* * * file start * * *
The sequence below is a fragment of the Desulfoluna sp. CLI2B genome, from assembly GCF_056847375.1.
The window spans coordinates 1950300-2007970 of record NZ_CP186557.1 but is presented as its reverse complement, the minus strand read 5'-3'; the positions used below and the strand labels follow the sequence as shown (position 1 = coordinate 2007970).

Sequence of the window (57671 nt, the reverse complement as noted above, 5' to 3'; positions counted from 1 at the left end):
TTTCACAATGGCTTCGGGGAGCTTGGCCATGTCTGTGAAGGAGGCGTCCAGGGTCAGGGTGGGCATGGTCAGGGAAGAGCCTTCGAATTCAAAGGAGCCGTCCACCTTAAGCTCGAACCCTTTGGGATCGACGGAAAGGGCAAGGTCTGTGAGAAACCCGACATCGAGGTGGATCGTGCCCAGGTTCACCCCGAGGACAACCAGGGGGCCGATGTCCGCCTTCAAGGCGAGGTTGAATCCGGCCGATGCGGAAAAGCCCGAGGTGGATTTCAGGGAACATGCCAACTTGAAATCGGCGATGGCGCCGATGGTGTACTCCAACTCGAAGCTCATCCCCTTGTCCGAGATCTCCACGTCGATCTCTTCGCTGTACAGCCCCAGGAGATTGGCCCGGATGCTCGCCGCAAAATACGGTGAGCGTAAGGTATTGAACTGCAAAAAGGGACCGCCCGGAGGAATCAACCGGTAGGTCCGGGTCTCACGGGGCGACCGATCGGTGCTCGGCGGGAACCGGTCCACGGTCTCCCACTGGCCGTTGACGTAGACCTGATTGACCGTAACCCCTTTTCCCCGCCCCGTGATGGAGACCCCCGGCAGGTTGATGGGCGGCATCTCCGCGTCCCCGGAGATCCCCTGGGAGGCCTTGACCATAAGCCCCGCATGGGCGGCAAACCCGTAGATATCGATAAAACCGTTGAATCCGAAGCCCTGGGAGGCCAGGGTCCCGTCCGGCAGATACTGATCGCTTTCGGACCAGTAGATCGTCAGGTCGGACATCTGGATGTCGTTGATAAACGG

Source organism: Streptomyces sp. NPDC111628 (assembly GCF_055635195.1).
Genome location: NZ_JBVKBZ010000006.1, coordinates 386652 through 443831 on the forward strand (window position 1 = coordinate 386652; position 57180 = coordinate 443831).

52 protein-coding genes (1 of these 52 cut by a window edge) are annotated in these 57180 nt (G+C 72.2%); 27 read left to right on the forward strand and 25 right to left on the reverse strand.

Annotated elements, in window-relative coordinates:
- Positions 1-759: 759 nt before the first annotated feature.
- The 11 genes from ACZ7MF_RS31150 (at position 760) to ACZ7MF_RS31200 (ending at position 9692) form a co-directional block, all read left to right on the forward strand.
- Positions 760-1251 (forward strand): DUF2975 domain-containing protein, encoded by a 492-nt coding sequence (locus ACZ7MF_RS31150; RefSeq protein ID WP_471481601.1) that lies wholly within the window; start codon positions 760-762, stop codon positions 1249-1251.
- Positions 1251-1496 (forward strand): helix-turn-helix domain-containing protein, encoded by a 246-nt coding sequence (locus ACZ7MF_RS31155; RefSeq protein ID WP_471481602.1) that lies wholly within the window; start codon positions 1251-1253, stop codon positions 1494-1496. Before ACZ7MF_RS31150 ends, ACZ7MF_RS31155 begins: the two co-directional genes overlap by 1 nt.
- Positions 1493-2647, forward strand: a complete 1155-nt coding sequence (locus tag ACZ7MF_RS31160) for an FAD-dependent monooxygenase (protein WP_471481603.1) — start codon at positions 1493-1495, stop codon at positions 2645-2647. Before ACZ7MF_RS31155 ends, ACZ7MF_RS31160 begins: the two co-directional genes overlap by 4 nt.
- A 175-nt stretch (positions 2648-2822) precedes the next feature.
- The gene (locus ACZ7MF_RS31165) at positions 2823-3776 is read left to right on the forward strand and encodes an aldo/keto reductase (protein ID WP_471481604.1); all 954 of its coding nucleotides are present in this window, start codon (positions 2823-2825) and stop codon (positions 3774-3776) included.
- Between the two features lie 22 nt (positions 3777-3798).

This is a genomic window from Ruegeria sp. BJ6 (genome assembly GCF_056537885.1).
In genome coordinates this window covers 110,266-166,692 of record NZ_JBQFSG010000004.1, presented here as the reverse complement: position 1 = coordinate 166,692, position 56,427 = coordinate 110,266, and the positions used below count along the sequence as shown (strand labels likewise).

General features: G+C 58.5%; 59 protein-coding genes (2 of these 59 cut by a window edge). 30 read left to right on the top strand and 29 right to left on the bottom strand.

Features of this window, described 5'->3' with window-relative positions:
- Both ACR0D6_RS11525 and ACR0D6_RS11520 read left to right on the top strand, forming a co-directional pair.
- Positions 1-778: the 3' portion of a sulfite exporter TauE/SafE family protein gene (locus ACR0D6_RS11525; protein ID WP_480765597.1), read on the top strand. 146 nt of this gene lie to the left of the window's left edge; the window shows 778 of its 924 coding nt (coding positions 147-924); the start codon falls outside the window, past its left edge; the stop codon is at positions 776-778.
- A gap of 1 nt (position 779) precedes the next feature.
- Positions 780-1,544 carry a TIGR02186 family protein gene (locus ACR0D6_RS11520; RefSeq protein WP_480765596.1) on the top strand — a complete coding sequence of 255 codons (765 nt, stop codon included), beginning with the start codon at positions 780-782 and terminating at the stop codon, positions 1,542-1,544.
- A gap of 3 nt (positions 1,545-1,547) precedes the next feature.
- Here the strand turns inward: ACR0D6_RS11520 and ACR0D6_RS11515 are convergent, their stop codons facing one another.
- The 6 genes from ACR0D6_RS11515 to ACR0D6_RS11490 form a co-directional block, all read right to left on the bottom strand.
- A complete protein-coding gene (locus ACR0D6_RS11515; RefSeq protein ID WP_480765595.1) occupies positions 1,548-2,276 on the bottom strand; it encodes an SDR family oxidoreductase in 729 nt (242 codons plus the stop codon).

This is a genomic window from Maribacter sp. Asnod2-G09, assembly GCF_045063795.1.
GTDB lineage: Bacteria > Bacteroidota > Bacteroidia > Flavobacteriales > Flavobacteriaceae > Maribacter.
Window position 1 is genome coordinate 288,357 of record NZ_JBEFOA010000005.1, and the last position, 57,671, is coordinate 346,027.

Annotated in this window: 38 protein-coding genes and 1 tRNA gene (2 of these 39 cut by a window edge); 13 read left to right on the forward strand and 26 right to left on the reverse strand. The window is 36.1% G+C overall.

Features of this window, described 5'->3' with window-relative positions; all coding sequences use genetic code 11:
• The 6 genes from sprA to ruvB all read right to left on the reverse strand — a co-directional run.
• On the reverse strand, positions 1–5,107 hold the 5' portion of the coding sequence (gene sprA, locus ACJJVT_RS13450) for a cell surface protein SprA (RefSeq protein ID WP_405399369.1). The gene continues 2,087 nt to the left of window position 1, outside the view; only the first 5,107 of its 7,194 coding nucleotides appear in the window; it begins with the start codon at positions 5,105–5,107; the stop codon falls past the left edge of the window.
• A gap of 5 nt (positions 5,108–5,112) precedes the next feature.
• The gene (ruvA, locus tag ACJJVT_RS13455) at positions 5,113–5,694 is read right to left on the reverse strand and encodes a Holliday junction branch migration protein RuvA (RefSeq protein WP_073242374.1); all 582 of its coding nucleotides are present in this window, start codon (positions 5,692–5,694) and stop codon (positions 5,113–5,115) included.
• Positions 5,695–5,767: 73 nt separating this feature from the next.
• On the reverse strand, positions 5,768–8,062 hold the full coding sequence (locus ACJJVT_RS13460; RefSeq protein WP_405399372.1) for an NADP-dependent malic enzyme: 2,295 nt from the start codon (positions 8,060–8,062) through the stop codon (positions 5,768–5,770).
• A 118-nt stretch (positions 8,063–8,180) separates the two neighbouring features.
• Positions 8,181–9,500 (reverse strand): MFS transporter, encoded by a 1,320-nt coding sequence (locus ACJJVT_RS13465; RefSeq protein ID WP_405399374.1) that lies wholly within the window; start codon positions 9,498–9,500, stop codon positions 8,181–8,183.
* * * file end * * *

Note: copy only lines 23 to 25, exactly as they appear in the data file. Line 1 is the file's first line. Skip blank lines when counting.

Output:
- A gap of 1 nt (position 779) precedes the next feature.
- Positions 780-1,544 carry a TIGR02186 family protein gene (locus ACR0D6_RS11520; RefSeq protein WP_480765596.1) on the top strand — a complete coding sequence of 255 codons (765 nt, stop codon included), beginning with the start codon at positions 780-782 and terminating at the stop codon, positions 1,542-1,544.
- A gap of 3 nt (positions 1,545-1,547) precedes the next feature.